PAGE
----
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New Tax on Home Sales

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With all the renewed interest in Obamacare generated by the recent Supreme Court ruling, the old story about everyone having to pay a 3.8% tax to support Medicare when you sell your home is making the Internet rounds again.  I get questions on almost a daily basis, so I thought I would re-post this blog I wrote in January 2010 to address the rumor.  It’s not true, folks!  Read on….

 

For several months, since ObamaCare was approved, there has been a lot of information spinning around online about the legislation, most of which is, at least, partially wrong.  I got another such email from a friend today, so I wanted to let him and all the others who read my blog know the true information as I understand it concerning future taxation of earnings from the sale of a private residence – your home.

The email my friend was distributing said that as of January 1, 2013, if you sold your home in Covington, there would be a 3.8% tax on the amount you sold for to support Medicare. If you sold your home for $420,000, you would owe $15,960 in taxes on the sale. Partially true…. the date is correct, the 3.8% is correct… the rest is crap! (Of course not many of us would have to worry because by 2013, there won’t be many homes around here worth $420,000!) But here’s how the National Association of Realtors has determined that the new tax really works:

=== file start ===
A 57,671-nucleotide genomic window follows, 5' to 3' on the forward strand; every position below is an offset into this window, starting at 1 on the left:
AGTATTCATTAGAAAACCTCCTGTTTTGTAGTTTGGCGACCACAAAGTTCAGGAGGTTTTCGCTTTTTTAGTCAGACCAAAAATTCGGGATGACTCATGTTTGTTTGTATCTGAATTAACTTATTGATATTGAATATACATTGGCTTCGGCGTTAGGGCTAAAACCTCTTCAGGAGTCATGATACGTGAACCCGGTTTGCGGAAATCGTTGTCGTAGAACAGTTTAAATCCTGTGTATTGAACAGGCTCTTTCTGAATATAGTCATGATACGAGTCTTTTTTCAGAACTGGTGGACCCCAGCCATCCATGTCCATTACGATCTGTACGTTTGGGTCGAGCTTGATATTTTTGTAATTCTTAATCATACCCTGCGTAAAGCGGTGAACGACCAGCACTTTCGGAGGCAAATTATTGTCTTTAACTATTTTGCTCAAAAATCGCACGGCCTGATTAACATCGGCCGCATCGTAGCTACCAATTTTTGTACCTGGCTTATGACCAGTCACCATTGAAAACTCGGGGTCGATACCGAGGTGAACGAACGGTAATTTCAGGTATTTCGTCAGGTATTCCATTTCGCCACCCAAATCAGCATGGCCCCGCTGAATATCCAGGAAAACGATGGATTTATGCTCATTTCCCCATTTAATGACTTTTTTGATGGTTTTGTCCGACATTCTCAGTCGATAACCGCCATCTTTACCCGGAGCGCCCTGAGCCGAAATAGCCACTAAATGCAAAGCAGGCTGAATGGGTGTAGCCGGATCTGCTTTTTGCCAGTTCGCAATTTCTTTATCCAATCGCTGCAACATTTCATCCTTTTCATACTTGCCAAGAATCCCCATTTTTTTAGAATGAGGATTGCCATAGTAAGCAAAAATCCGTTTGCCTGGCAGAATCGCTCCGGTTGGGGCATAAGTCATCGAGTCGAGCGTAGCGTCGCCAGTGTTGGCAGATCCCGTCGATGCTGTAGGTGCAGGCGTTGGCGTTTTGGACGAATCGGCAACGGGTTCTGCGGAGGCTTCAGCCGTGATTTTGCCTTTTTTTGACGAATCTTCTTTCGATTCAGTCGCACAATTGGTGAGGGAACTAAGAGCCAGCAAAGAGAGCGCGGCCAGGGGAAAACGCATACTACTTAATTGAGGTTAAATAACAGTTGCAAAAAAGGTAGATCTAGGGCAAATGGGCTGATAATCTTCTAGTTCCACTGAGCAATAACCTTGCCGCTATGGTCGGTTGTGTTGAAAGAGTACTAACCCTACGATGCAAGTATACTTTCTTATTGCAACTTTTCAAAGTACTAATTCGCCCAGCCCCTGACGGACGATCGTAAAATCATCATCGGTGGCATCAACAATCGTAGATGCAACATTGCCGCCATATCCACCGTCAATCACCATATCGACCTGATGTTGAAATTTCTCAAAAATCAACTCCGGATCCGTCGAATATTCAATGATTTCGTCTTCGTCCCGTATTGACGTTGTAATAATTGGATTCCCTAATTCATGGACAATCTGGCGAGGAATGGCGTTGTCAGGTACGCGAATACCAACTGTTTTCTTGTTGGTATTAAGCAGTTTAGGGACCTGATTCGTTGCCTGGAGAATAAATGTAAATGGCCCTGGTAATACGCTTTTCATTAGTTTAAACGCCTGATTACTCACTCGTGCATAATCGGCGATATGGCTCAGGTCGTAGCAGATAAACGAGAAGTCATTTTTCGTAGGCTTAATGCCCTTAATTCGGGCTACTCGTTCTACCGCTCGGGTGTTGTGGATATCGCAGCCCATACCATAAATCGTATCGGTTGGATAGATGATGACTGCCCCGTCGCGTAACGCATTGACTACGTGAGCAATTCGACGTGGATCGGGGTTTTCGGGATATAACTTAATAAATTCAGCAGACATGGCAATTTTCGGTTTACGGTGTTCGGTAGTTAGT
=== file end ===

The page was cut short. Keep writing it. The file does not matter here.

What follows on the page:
The new Medicare tax applies only to a gain you realize from the sale of your home that is more than the $250K / $500K existing primary home exclusion (known as the “taxable gain”), and only if you, as the seller, have an Adjusted Gross Income (AGI) above the $200K / $250K (single / married) AGI threshold.

For example, if you sell your Covington home and make $30,000 on the sale, and your a married couple with an AGI (including the $30,000 taxable gain) of %180,000, the 3.8% tax would not even apply because your AGI is less than $250,000. However, if your AGI was $290,000, then the application of the 3.8% tax would be subject to a formula that specifies that you pay on the lesser of the capital gain or the difference between your AGI and the standard exclusion. Thus, the $30,000 capital gain on the sale is less than the $40,000 excess above $250,000 AGI, so the $30,000 gain would be subject to the 3.8% tax.

Of course all this is moot point if ObamaCare is repealed or goes unfunded. One can only hope…..

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Comments

  1. HI NICE WEBSITE BUT WOULD LIKE TO SEE PICTURES OF THE DOWNTOWN AND THE SQUARE THAT YOU TALK ABOUT, IF YOU HAVE THEM , I COULD NOT GET THEM, BLESSINGS, ROSALIE MURRAY

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